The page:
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RACHEL MARTIN, HOST:

This is WEEKEND EDITION from NPR News. I'm Rachel Martin. Scared you, didn't I? Don't worry. It's time for the puzzle. Joining me now is Will Shortz. He is the puzzle editor of the New York Times and WEEKEND EDITION's puzzle master. Hey there, Will. Good morning.

WILL SHORTZ, BYLINE: Good morning, Rachel.

MARTIN: All right. What was last week's challenge?

SHORTZ: Well, I thought it wasn't too hard. I said name certain trees, also name something that trees have. And I said rearrange all the letters to get the brand name of a product you might buy at a grocery or a drug store. What is it? Well, if you take the word firs, which are trees, and leaves, which are something trees have, you can rearrange the letters to get Life Savers.

MARTIN: Very clever. So, I mean, this was harder than you thought it was because only 45 listeners got the correct answer. I wonder if that's a record. Our randomly selected winner this week is Nils Thingvall of Lafayette, Colo. He joins us on the line now. Hey, Nils, congratulations.

NIL THINGVALL: Thank you.

MARTIN: So you were part of a very elite group who got the answer right this past week. How'd you figure it out?

THINGVALL: It didn't come to me for quite a while. It took me three or four days, and I just was thinking that it had to be something that was either over the counter medicine or candy since the drugstore was in there. And it had to have a couple of S's in there. And I thought about the V in leaves, and it just sort of popped into my head right as I was stepping out of the shower.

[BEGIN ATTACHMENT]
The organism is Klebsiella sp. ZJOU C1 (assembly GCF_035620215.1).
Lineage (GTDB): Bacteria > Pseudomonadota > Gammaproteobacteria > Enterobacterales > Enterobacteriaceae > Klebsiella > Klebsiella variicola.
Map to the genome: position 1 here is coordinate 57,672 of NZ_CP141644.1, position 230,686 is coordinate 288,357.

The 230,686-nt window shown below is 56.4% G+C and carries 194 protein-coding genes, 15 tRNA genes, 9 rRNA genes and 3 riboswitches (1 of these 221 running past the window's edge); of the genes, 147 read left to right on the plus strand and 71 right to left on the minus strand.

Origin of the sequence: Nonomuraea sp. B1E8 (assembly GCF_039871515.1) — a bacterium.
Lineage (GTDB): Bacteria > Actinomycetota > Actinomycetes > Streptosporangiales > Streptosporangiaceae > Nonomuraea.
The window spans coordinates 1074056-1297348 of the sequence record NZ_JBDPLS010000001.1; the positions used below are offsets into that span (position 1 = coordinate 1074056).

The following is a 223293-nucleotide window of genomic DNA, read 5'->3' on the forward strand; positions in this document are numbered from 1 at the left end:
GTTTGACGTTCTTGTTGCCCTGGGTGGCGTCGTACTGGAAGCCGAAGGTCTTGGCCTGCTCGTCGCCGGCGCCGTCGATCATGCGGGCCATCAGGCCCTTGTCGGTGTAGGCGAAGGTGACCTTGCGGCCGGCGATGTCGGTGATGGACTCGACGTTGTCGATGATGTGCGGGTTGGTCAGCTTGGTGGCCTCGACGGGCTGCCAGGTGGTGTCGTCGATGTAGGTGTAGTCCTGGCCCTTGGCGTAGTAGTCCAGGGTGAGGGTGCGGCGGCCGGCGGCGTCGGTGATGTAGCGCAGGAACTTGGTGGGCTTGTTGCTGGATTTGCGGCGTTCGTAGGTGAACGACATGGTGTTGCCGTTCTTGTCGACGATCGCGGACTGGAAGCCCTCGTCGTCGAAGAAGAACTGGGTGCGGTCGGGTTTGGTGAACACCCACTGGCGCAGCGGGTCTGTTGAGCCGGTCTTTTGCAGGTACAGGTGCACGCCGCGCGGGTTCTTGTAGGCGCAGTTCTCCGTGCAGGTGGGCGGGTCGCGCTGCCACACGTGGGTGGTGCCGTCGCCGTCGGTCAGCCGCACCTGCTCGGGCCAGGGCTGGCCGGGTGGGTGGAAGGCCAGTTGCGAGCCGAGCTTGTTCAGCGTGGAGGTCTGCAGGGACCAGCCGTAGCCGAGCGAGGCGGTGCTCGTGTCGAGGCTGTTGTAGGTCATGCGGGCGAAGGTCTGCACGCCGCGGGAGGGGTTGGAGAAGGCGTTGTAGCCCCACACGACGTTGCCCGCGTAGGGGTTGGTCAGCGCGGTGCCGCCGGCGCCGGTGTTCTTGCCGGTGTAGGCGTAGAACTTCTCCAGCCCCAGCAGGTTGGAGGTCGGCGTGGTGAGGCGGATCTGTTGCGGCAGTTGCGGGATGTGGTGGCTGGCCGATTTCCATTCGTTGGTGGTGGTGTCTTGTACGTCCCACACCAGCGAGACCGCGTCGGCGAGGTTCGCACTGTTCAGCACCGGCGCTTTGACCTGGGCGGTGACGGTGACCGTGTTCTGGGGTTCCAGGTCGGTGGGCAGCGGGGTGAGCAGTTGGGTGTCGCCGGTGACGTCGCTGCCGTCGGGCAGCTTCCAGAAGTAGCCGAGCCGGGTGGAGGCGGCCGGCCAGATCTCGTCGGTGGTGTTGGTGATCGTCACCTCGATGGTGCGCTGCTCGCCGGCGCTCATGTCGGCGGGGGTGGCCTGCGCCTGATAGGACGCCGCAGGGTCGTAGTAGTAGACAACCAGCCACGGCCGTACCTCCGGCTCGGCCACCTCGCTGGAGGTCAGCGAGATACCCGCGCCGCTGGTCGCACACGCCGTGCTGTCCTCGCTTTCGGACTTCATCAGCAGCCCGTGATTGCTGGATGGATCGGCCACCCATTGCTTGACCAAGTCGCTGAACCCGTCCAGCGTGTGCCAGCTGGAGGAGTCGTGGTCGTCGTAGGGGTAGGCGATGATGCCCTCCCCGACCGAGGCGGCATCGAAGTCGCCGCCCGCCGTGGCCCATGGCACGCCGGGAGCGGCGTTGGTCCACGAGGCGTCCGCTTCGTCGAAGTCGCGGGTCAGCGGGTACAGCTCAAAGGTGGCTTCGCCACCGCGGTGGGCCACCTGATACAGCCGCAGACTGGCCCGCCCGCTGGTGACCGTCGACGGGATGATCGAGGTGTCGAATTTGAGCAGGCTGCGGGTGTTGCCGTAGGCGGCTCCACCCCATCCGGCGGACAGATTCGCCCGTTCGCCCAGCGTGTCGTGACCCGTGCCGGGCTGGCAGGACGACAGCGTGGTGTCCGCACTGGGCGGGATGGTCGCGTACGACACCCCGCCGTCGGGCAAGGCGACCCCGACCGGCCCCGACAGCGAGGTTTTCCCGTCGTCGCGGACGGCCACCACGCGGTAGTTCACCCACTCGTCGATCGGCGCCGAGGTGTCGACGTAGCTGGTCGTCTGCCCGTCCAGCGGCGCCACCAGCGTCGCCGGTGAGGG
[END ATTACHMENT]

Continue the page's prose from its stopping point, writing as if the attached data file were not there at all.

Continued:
MARTIN: OK. You do a lot of puzzling in your life in general?

THINGVALL: I do, yes.

MARTIN: And so this is your big moment as a puzzler. Do you have a question for Mr. Will Shortz?

THINGVALL: Yeah, I do. I was wondering if you have any particular video games or board games, sort of like Settlers of Catan, that you enjoy playing or have played?

SHORTZ: I don't play video games, don't have a lot of time for that. I think growing up, my favorite games maybe were Risk. I think my favorite game now, fortunately, is a word game, Boggle. I could play Boggle all day long.

MARTIN: Yeah. Boggle's a good one. Nils, with that, are you ready to play the puzzle?

THINGVALL: I am.

MARTIN: OK. Let's do it, Will.

SHORTZ: All right, Nils and Rachel, I'm going to give you some words. For each one, you give me a word that can follow mine to complete a familiar two-word phrase. And the first two letters of my word should be the last two letters of yours. For example, if I said red, you might say square, as in red square. And the first two letters of red are the last two letters of square.

MARTIN: Aha. OK. Nils, you got it?

THINGVALL: I got it.

MARTIN: All right, let's do it.

SHORTZ: OK. We're starting with three letter answers. And your first one is armored.

THINGVALL: Car.

SHORTZ: Armored car is right. Electric.

THINGVALL: Eel?

SHORTZ: Uh huh. Unearned.

THINGVALL: Unearned.

MARTIN: Unearned.

SHORTZ: Think baseball.

THINGVALL: Run.

MARTIN: There.

SHORTZ: Unearned run is it. Four letter answers now. Ski.

THINGVALL: Ski. I should know this. I'm in Colorado.

SHORTZ: There you go. What do you wear?

THINGVALL: Mask.

SHORTZ: Ski mask is it. Second.

THINGVALL: Second base.

SHORTZ: That's it. Neutral.